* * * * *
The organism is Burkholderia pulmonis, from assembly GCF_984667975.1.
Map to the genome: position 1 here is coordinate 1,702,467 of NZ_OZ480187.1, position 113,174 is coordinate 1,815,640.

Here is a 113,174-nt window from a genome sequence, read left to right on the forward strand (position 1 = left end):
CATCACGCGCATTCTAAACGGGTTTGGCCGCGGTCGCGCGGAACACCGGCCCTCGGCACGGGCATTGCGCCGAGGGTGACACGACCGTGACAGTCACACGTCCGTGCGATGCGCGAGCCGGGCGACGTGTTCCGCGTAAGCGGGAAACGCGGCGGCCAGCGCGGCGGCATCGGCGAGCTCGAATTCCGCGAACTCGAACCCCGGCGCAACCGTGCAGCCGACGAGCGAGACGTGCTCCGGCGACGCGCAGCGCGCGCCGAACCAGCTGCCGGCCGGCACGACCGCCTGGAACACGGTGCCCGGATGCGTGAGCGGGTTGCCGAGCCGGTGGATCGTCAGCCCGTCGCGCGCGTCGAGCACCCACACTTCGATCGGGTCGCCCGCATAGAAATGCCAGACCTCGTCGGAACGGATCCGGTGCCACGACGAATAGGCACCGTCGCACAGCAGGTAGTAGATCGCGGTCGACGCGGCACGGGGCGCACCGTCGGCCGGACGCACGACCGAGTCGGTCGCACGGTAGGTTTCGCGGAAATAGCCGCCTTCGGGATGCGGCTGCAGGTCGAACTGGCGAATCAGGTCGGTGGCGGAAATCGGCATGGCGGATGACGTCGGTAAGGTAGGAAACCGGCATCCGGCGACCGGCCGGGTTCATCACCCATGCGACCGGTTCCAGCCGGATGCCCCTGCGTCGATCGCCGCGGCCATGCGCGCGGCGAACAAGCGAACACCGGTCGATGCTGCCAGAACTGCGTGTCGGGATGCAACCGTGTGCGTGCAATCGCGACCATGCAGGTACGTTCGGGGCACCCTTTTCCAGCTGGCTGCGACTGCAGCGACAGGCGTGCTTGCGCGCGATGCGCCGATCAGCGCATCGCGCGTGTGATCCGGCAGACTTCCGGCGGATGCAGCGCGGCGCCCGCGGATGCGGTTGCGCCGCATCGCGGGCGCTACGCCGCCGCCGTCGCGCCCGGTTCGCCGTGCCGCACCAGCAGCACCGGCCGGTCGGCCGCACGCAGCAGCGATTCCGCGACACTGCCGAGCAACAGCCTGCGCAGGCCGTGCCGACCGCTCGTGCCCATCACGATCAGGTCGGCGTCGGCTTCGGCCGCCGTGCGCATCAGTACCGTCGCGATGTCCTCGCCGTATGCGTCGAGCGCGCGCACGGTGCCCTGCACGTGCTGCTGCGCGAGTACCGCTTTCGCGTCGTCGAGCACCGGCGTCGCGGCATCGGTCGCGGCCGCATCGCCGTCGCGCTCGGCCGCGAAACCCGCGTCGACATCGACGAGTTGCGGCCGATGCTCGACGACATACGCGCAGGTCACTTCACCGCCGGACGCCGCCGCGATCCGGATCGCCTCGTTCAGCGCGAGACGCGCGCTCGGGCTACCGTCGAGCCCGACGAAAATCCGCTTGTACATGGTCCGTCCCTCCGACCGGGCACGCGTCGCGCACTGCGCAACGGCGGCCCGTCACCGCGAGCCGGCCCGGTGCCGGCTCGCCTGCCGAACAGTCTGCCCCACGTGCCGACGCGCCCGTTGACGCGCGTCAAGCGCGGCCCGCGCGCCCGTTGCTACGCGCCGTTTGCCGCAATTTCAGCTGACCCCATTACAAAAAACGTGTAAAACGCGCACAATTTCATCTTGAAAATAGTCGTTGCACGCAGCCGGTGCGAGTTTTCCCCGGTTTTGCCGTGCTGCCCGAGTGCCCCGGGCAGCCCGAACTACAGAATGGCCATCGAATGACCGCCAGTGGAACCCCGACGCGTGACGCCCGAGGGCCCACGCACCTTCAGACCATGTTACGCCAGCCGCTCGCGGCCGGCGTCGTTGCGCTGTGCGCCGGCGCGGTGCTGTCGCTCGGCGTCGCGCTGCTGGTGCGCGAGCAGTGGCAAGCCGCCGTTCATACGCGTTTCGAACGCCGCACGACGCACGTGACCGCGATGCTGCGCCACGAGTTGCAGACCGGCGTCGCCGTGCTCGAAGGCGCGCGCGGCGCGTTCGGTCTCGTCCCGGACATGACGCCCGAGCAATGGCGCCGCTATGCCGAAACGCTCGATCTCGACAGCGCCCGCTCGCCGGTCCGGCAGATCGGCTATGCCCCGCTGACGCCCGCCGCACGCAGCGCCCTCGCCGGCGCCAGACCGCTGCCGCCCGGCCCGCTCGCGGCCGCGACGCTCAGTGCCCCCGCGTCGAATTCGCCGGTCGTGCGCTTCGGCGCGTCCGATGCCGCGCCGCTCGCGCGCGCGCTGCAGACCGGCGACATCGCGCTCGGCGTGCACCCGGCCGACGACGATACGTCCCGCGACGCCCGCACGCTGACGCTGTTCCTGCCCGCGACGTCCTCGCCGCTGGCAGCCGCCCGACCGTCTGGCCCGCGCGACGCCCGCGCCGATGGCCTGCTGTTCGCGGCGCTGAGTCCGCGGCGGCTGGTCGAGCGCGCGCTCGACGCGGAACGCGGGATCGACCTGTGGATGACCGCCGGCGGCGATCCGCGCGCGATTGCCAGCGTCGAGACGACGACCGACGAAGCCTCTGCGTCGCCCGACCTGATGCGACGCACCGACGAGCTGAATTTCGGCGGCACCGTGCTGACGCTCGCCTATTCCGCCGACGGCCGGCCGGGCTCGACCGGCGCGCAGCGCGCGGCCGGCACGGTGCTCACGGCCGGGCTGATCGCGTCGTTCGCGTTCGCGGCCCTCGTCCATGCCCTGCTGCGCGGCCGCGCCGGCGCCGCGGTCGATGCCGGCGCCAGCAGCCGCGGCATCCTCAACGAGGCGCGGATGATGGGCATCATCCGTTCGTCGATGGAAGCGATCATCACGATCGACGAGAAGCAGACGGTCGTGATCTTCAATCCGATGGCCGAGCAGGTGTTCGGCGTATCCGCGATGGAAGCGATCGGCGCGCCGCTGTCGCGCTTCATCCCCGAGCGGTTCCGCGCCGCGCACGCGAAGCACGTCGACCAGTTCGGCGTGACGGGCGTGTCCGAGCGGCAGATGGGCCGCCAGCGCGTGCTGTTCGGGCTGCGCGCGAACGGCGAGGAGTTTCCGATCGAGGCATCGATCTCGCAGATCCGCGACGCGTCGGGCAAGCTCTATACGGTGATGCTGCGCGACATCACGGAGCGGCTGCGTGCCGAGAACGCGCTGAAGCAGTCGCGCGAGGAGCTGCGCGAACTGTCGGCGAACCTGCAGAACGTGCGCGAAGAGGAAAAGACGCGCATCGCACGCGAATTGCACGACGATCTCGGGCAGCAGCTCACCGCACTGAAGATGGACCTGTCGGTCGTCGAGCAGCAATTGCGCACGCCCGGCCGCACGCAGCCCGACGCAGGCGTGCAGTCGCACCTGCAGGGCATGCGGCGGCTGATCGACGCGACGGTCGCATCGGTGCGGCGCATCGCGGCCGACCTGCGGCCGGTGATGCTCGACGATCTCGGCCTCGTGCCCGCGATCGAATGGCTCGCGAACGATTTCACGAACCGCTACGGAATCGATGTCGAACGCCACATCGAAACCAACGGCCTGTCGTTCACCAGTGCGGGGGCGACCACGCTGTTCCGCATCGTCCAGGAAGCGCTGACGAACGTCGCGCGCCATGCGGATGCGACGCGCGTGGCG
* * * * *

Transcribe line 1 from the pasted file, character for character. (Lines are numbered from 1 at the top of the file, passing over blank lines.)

The organism is Burkholderia pulmonis, from assembly GCF_984667975.1.